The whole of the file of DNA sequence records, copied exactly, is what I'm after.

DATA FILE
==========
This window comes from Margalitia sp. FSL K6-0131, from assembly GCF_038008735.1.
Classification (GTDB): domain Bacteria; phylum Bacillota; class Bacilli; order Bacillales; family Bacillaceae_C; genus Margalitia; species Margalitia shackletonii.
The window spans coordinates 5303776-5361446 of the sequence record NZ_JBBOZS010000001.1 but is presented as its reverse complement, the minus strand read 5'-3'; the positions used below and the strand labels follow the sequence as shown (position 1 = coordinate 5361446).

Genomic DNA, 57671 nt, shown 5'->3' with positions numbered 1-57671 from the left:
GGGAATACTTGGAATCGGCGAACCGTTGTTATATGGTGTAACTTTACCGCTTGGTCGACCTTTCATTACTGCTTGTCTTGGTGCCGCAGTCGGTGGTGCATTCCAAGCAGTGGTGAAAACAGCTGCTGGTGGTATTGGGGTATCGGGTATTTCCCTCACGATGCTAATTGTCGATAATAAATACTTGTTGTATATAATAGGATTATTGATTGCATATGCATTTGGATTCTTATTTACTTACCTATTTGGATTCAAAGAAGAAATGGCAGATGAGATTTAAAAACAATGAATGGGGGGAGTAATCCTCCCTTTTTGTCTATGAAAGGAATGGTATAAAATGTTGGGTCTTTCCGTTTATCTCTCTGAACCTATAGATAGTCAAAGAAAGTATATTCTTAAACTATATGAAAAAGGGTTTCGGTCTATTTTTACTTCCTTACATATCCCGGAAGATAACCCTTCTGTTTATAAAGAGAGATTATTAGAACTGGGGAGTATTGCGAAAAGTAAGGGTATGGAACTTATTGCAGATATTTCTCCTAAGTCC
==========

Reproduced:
This window comes from Margalitia sp. FSL K6-0131, from assembly GCF_038008735.1.
Classification (GTDB): domain Bacteria; phylum Bacillota; class Bacilli; order Bacillales; family Bacillaceae_C; genus Margalitia; species Margalitia shackletonii.
The window spans coordinates 5303776-5361446 of the sequence record NZ_JBBOZS010000001.1 but is presented as its reverse complement, the minus strand read 5'-3'; the positions used below and the strand labels follow the sequence as shown (position 1 = coordinate 5361446).

Genomic DNA, 57671 nt, shown 5'->3' with positions numbered 1-57671 from the left:
GGGAATACTTGGAATCGGCGAACCGTTGTTATATGGTGTAACTTTACCGCTTGGTCGACCTTTCATTACTGCTTGTCTTGGTGCCGCAGTCGGTGGTGCATTCCAAGCAGTGGTGAAAACAGCTGCTGGTGGTATTGGGGTATCGGGTATTTCCCTCACGATGCTAATTGTCGATAATAAATACTTGTTGTATATAATAGGATTATTGATTGCATATGCATTTGGATTCTTATTTACTTACCTATTTGGATTCAAAGAAGAAATGGCAGATGAGATTTAAAAACAATGAATGGGGGGAGTAATCCTCCCTTTTTGTCTATGAAAGGAATGGTATAAAATGTTGGGTCTTTCCGTTTATCTCTCTGAACCTATAGATAGTCAAAGAAAGTATATTCTTAAACTATATGAAAAAGGGTTTCGGTCTATTTTTACTTCCTTACATATCCCGGAAGATAACCCTTCTGTTTATAAAGAGAGATTATTAGAACTGGGGAGTATTGCGAAAAGTAAGGGTATGGAACTTATTGCAGATATTTCTCCTAAGTCC